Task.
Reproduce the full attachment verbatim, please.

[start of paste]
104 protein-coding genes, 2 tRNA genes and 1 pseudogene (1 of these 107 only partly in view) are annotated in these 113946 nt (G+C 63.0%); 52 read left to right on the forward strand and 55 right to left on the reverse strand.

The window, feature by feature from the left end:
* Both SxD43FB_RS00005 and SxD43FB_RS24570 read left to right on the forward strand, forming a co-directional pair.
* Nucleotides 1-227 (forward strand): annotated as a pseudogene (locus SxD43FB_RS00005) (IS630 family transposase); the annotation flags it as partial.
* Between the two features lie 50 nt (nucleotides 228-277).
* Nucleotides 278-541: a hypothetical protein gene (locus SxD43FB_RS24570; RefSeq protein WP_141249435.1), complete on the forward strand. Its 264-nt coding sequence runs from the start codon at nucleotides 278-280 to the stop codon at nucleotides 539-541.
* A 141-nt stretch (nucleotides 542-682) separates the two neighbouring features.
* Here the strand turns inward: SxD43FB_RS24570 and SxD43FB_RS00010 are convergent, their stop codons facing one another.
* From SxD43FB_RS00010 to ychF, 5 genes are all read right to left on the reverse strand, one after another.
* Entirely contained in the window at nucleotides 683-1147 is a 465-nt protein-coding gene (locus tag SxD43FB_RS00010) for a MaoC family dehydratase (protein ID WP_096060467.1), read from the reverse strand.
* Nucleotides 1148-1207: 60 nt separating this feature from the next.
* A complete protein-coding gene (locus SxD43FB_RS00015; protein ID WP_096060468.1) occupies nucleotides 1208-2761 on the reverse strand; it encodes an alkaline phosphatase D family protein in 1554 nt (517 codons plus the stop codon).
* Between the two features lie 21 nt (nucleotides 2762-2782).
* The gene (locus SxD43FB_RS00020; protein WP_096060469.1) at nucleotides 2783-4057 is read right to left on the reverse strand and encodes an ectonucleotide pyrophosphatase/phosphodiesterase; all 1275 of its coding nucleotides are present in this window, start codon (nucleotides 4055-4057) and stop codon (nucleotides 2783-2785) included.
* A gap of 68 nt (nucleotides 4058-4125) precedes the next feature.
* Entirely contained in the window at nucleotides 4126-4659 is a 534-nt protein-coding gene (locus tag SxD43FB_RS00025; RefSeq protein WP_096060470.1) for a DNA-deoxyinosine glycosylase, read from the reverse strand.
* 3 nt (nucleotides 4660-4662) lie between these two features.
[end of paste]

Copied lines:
104 protein-coding genes, 2 tRNA genes and 1 pseudogene (1 of these 107 only partly in view) are annotated in these 113946 nt (G+C 63.0%); 52 read left to right on the forward strand and 55 right to left on the reverse strand.

The window, feature by feature from the left end:
* Both SxD43FB_RS00005 and SxD43FB_RS24570 read left to right on the forward strand, forming a co-directional pair.
* Nucleotides 1-227 (forward strand): annotated as a pseudogene (locus SxD43FB_RS00005) (IS630 family transposase); the annotation flags it as partial.
* Between the two features lie 50 nt (nucleotides 228-277).
* Nucleotides 278-541: a hypothetical protein gene (locus SxD43FB_RS24570; RefSeq protein WP_141249435.1), complete on the forward strand. Its 264-nt coding sequence runs from the start codon at nucleotides 278-280 to the stop codon at nucleotides 539-541.
* A 141-nt stretch (nucleotides 542-682) separates the two neighbouring features.
* Here the strand turns inward: SxD43FB_RS24570 and SxD43FB_RS00010 are convergent, their stop codons facing one another.
* From SxD43FB_RS00010 to ychF, 5 genes are all read right to left on the reverse strand, one after another.
* Entirely contained in the window at nucleotides 683-1147 is a 465-nt protein-coding gene (locus tag SxD43FB_RS00010) for a MaoC family dehydratase (protein ID WP_096060467.1), read from the reverse strand.
* Nucleotides 1148-1207: 60 nt separating this feature from the next.
* A complete protein-coding gene (locus SxD43FB_RS00015; protein ID WP_096060468.1) occupies nucleotides 1208-2761 on the reverse strand; it encodes an alkaline phosphatase D family protein in 1554 nt (517 codons plus the stop codon).
* Between the two features lie 21 nt (nucleotides 2762-2782).
* The gene (locus SxD43FB_RS00020; protein WP_096060469.1) at nucleotides 2783-4057 is read right to left on the reverse strand and encodes an ectonucleotide pyrophosphatase/phosphodiesterase; all 1275 of its coding nucleotides are present in this window, start codon (nucleotides 4055-4057) and stop codon (nucleotides 2783-2785) included.
* A gap of 68 nt (nucleotides 4058-4125) precedes the next feature.
* Entirely contained in the window at nucleotides 4126-4659 is a 534-nt protein-coding gene (locus tag SxD43FB_RS00025; RefSeq protein WP_096060470.1) for a DNA-deoxyinosine glycosylase, read from the reverse strand.
* 3 nt (nucleotides 4660-4662) lie between these two features.